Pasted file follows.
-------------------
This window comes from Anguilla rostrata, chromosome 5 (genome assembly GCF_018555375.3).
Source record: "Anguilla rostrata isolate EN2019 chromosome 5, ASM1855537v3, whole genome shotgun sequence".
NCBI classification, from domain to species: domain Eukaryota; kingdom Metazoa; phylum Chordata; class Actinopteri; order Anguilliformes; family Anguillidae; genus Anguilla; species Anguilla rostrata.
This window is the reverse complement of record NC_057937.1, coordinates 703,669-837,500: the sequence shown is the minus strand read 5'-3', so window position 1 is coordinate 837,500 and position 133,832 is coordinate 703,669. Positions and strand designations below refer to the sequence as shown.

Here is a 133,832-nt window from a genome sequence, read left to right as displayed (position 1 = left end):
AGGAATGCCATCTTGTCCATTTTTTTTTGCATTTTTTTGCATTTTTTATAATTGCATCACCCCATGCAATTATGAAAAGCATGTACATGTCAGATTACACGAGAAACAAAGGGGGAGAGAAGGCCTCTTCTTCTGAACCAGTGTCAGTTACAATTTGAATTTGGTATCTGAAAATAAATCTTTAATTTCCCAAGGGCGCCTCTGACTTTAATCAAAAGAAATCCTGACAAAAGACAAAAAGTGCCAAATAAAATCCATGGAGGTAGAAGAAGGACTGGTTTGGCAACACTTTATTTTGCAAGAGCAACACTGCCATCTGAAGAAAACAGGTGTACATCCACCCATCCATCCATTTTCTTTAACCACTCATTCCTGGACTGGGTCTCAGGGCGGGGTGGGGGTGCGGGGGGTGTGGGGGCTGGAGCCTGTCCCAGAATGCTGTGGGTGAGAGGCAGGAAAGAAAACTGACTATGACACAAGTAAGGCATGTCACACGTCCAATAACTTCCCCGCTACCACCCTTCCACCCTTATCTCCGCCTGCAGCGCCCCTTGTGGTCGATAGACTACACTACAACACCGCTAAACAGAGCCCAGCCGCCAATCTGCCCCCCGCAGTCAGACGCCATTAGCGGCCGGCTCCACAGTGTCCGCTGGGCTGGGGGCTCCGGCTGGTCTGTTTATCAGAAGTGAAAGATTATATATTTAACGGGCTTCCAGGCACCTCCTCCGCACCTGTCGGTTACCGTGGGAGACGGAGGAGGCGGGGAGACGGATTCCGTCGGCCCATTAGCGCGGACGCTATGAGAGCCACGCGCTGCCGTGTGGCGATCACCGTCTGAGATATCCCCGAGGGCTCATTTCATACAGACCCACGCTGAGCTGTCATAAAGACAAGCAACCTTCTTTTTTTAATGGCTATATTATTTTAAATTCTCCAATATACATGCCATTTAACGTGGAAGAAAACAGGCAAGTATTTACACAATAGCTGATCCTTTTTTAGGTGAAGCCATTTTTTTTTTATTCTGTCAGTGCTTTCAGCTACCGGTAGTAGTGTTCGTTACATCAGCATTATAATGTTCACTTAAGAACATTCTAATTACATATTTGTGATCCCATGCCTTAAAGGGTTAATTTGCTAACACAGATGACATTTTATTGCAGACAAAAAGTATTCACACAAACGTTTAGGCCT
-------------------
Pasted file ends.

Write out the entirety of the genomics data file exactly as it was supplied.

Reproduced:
This window comes from Anguilla rostrata, chromosome 5 (genome assembly GCF_018555375.3).
Source record: "Anguilla rostrata isolate EN2019 chromosome 5, ASM1855537v3, whole genome shotgun sequence".
NCBI classification, from domain to species: domain Eukaryota; kingdom Metazoa; phylum Chordata; class Actinopteri; order Anguilliformes; family Anguillidae; genus Anguilla; species Anguilla rostrata.
This window is the reverse complement of record NC_057937.1, coordinates 703,669-837,500: the sequence shown is the minus strand read 5'-3', so window position 1 is coordinate 837,500 and position 133,832 is coordinate 703,669. Positions and strand designations below refer to the sequence as shown.

Here is a 133,832-nt window from a genome sequence, read left to right as displayed (position 1 = left end):
AGGAATGCCATCTTGTCCATTTTTTTTTGCATTTTTTTGCATTTTTTATAATTGCATCACCCCATGCAATTATGAAAAGCATGTACATGTCAGATTACACGAGAAACAAAGGGGGAGAGAAGGCCTCTTCTTCTGAACCAGTGTCAGTTACAATTTGAATTTGGTATCTGAAAATAAATCTTTAATTTCCCAAGGGCGCCTCTGACTTTAATCAAAAGAAATCCTGACAAAAGACAAAAAGTGCCAAATAAAATCCATGGAGGTAGAAGAAGGACTGGTTTGGCAACACTTTATTTTGCAAGAGCAACACTGCCATCTGAAGAAAACAGGTGTACATCCACCCATCCATCCATTTTCTTTAACCACTCATTCCTGGACTGGGTCTCAGGGCGGGGTGGGGGTGCGGGGGGTGTGGGGGCTGGAGCCTGTCCCAGAATGCTGTGGGTGAGAGGCAGGAAAGAAAACTGACTATGACACAAGTAAGGCATGTCACACGTCCAATAACTTCCCCGCTACCACCCTTCCACCCTTATCTCCGCCTGCAGCGCCCCTTGTGGTCGATAGACTACACTACAACACCGCTAAACAGAGCCCAGCCGCCAATCTGCCCCCCGCAGTCAGACGCCATTAGCGGCCGGCTCCACAGTGTCCGCTGGGCTGGGGGCTCCGGCTGGTCTGTTTATCAGAAGTGAAAGATTATATATTTAACGGGCTTCCAGGCACCTCCTCCGCACCTGTCGGTTACCGTGGGAGACGGAGGAGGCGGGGAGACGGATTCCGTCGGCCCATTAGCGCGGACGCTATGAGAGCCACGCGCTGCCGTGTGGCGATCACCGTCTGAGATATCCCCGAGGGCTCATTTCATACAGACCCACGCTGAGCTGTCATAAAGACAAGCAACCTTCTTTTTTTAATGGCTATATTATTTTAAATTCTCCAATATACATGCCATTTAACGTGGAAGAAAACAGGCAAGTATTTACACAATAGCTGATCCTTTTTTAGGTGAAGCCATTTTTTTTTTATTCTGTCAGTGCTTTCAGCTACCGGTAGTAGTGTTCGTTACATCAGCATTATAATGTTCACTTAAGAACATTCTAATTACATATTTGTGATCCCATGCCTTAAAGGGTTAATTTGCTAACACAGATGACATTTTATTGCAGACAAAAAGTATTCACACAAACGTTTAGGCCT